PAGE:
EAST Fremantle residents made their voices heard last week when a 750-signature petition was presented to Town of East Fremantle councillors urging them to choose a fossil fuel-free bank for the Town’s surplus investments.
Lead petitioner Peta Bowden said a fossil fuel-free bank was one that did not invest in or finance the fossil fuel industry, with some Australian banks lending as much as $50 billion to the industry in the past eight years.
“By investing in the fossil fuel industry banks are supporting and profiting from the industry that is the largest source of carbon dioxide emissions,” she said.
“By shifting our investments out of these banks and into banks that do not invest in the fossil fuel industry we are aligning our money with our values; we are sending a message to our financial institution that we want a faster transition to renewables.”
She believed it was the biggest petition from East Fremantle electors in decades and showed just how important climate change issues were for the local community.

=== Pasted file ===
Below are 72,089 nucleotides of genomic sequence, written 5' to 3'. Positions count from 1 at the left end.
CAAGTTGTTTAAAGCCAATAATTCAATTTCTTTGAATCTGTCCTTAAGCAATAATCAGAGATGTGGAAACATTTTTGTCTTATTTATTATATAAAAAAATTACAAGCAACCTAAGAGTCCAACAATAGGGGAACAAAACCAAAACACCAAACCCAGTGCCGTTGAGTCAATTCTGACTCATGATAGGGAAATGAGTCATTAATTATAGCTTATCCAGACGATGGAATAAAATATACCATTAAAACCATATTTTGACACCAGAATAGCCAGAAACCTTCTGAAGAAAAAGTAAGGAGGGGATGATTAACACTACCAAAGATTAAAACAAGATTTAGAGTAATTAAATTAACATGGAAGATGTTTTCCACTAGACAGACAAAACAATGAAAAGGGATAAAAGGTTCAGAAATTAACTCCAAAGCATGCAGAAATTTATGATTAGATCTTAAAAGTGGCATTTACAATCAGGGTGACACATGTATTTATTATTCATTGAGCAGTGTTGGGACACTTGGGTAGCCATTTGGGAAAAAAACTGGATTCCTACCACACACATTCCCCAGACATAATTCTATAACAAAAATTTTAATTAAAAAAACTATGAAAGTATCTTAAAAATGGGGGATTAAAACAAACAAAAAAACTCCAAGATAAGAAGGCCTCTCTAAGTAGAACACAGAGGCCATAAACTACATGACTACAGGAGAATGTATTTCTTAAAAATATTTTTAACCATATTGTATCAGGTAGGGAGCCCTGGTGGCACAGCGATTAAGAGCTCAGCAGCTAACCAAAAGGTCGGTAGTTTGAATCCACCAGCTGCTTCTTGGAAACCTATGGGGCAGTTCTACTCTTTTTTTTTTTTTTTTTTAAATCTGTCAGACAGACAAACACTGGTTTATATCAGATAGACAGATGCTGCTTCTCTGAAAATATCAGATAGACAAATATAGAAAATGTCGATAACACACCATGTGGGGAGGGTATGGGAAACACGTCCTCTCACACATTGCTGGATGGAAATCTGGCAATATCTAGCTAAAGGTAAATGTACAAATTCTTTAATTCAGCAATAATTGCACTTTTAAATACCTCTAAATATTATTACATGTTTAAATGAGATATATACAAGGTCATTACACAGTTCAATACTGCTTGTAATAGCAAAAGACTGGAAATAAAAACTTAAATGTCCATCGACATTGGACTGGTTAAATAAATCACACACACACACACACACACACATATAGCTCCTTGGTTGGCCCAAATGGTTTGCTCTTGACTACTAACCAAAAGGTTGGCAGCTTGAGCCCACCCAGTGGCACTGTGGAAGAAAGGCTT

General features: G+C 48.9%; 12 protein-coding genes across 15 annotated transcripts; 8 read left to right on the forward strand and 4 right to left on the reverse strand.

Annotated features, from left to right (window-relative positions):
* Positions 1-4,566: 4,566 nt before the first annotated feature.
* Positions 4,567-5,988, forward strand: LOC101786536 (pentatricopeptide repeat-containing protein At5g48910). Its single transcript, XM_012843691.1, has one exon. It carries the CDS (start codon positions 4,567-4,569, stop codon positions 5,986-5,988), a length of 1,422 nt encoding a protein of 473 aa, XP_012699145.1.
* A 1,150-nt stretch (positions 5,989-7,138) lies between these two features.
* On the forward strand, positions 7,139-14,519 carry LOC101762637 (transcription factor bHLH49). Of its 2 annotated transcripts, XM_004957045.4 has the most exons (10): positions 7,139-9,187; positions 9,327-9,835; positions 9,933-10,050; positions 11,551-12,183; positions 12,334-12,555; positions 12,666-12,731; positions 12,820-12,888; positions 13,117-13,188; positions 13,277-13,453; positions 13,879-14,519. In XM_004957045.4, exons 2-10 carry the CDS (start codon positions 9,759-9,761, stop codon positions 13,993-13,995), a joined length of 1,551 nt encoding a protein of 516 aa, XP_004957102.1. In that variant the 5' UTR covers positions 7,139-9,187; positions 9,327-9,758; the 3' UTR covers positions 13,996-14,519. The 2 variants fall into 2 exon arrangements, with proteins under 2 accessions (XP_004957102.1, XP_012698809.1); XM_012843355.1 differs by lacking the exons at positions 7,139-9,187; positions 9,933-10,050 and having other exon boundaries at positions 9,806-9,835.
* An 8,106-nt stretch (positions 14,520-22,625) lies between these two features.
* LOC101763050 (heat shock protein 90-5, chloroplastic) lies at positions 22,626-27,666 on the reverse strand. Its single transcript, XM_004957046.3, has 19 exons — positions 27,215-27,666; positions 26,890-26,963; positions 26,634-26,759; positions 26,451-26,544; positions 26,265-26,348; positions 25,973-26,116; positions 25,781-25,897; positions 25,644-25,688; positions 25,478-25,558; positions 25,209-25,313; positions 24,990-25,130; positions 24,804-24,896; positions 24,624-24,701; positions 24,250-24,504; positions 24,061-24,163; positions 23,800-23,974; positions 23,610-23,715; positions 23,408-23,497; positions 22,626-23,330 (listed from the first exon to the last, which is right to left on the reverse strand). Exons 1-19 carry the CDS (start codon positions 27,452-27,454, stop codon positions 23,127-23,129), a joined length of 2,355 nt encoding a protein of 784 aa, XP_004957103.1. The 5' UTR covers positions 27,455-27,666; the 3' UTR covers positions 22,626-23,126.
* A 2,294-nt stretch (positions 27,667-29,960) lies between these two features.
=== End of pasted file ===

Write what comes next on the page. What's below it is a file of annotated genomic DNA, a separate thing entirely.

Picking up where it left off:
“Climate change is a huge issue for me because its impacts are putting the continuation of life as we know it at risk,” she said.
“I didn’t realise when I started doorknocking but heard over and over again that the community senses that far too little is being done about climate change by our political leaders.
“As a result people were eager to sign the petition in the hope that at least at the local level some action could be initiated.”
East Fremantle councillors at last Tuesday’s meeting revised their investment of surplus funds policy, including a clause that would see preference given to competitive and policy-compliant quotes from fossil fuel-free banks.
The Town of Bassendean and the cities of Fremantle, Stirling and Armadale have also committed to divest their funds.
East Fremantle Mayor Jim O’Neill said it was a positive statement from the |Town.
“While the divestment of council’s investments, approximately $5 million, from the banks which support fossil fuel activities may not have a significant financial impact, we feel it has a much larger impact as a social statement in our beliefs towards climate change,” he said.
“We hope that it may encourage other local governments and businesses to follow suit.”